How the Nazis would treat the natives would depend on their ethnic background. Anything other than an Aryan population would be subjugated. Such a population would be a good resource of aid for the player characters, especially if they can set up some kind of resistance movement.
It should be noted that the Nazi definition of "Aryan" changed considerably over the course of WWII. Their Imperial Japanese allies were embraced as Aryans of a sort. Even the fanatical Waffen SS units were recruiting non-Germans by 1943, including Russian POWs. This decision was spurred by personnel shortages. The Nazis were not above redefining their beliefs for pragmatic reasons. The realities of a small population supporting a growing industrial base might force them to do so. On the other hand, a die-hard SS commander might order the native population worked to death regardless of other factors.
Assuming that the native population survives, the Nazis will benefit from not having to devote personnel to growing food and mining raw materials. This will increase the growth of their industrial base. Their level of technology would be comparable or superior to that of Kelowna. While this still lags behind that of Earth, it is enough to work with nuclear power and develop a basic understanding of any Earth or Goa’uld technology that they capture.
Destination: A Goa’uld World
It is assumed that the Nazis somehow survive their first encounters with Jaffa and establish some kind of base. Otherwise, their presence will be nothing more than a footnote.
A Goa’uld would only tolerate Nazis on his planet if he got some kind of advantage out of it. The Nazis may have convinced him that they can offer him technology or other services in exchange for limited freedom. They may also agree to become enforcers on the world that they are on, freeing Jaffa for duty on other worlds. This would involve an unusually open-minded Goa’uld, however.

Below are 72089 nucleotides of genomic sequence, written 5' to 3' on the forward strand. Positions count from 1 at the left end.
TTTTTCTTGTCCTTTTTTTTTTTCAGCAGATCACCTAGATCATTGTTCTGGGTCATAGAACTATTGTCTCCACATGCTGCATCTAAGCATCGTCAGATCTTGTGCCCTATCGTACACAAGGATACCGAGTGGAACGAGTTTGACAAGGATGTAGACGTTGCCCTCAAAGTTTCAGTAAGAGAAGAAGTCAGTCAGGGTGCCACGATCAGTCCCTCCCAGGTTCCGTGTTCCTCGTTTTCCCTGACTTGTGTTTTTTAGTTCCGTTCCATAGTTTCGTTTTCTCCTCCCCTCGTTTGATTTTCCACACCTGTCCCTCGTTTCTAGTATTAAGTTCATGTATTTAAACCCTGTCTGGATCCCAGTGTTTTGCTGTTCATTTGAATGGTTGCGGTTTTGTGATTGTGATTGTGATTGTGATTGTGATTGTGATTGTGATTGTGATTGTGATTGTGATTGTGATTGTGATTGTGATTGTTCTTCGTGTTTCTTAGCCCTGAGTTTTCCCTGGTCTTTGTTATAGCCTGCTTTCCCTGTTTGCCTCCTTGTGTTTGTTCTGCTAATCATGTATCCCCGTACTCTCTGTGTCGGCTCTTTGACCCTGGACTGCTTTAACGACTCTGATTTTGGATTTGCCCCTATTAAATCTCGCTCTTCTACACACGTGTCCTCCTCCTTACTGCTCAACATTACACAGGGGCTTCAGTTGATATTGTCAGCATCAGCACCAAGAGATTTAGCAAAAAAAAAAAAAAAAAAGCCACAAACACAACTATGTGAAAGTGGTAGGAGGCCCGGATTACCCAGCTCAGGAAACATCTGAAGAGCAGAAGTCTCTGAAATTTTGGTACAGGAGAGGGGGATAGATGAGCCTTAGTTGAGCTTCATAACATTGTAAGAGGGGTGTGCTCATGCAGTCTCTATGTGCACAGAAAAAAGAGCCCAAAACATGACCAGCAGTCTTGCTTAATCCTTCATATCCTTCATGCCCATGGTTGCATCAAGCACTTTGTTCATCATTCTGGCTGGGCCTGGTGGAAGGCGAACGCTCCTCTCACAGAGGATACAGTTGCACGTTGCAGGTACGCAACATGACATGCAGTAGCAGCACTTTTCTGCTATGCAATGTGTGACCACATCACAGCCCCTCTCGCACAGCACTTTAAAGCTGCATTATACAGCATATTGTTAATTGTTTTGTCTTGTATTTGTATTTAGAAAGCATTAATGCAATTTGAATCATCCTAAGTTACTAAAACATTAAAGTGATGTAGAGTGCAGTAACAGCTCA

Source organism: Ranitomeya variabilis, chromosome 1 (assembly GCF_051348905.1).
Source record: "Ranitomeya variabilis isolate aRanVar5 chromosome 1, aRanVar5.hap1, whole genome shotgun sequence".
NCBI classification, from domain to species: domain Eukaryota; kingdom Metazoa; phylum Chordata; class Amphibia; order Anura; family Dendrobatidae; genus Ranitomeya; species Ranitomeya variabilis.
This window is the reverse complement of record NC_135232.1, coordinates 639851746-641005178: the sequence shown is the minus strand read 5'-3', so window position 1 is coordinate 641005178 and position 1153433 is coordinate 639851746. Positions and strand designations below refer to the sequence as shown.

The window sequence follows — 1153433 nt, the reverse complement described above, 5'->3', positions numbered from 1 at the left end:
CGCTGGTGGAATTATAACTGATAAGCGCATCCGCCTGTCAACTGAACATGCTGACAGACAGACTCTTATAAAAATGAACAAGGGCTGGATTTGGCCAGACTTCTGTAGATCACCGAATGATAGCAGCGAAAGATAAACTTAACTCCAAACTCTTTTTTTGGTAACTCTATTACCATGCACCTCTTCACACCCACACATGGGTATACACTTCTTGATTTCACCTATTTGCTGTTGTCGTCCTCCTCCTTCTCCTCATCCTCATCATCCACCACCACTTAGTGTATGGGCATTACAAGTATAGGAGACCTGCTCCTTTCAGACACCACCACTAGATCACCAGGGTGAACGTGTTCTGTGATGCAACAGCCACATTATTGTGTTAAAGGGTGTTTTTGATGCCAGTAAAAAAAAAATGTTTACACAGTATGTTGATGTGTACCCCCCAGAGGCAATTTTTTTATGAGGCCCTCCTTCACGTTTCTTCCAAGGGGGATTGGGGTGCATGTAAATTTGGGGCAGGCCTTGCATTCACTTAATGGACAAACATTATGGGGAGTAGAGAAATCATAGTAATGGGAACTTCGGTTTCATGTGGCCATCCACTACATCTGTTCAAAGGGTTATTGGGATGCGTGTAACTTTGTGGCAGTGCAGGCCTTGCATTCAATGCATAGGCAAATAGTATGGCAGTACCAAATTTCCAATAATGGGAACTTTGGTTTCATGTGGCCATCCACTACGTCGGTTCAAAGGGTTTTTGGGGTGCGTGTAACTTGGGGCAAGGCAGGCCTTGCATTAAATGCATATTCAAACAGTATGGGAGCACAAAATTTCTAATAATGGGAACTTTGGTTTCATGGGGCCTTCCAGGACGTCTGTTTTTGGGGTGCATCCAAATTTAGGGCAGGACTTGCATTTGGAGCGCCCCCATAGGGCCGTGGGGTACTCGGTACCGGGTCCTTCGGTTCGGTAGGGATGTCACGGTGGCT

Another possibility is that the Nazis went underground and are fighting the System Lord or minor Goa’uld ruling the planet. The Nazis are unlikely to have a large base or other resources. This makes maintaining their weapons and equipment a problem. They may have small manufacturing sites hidden underground, but they would not have the means to research more advanced technologies. An irony of this approach would be that the SGC could find itself on the same side as the Nazi descendants while fighting for the freedom of this planet. Afterwards, the Nazis might be regarded as heroes by the population and end up ruling them. This poses obvious issues for the player characters and their chain of command back on Earth. This is especially true if the Stargate program ever goes public.
Destination: An Asgard-Protected World
There is a degree of irony in this concept. The Nazis attempted to revive worship of the Norse gods, going so far as to depict WWII as Ragnarok. The pre-industrial humans under the protection of the Asgard generally give them a great deal of reverence. It is possible that the Nazis will incorporate the Asgard into their belief system after contacting such a culture. Such beliefs would be reinforced by the recorded projections that the Asgard use while interacting with those under their protection.
The Asgard themselves might be unaware of the arrival of Nazis on a protected planet. "Thor’s Hammer," "Thor’s Chariot," and "Red Sky" imply that the Asgard do not regularly monitor conditions on worlds covered by the Protected Planets Treaty. The Asgard have provided the means for the populations of protected worlds to contact them, but this requires knowledge that a pre-industrial culture would not possess.
On the other hand, the Asgard could know of the Nazis, but not be concerned about their presence on a protected planet. The Asgard may have been more active in the 1940s than they were during the 1990s and early 2000s. The Replicator threat may have been smaller or even non-existent at the time the Nazis made their escape through the Antarctic Stargate. This makes it more practical for the Asgard to check on the worlds under their protect ever now and again. A group of more technologically advanced humans would be obvious. Why not tell the SGC about the Nazis? The Asgard have been known not to volunteer information to the SGC for a variety of reasons. They not regard it as important or may not wish to see fighting break out between the SGC, the Nazis, and the native population.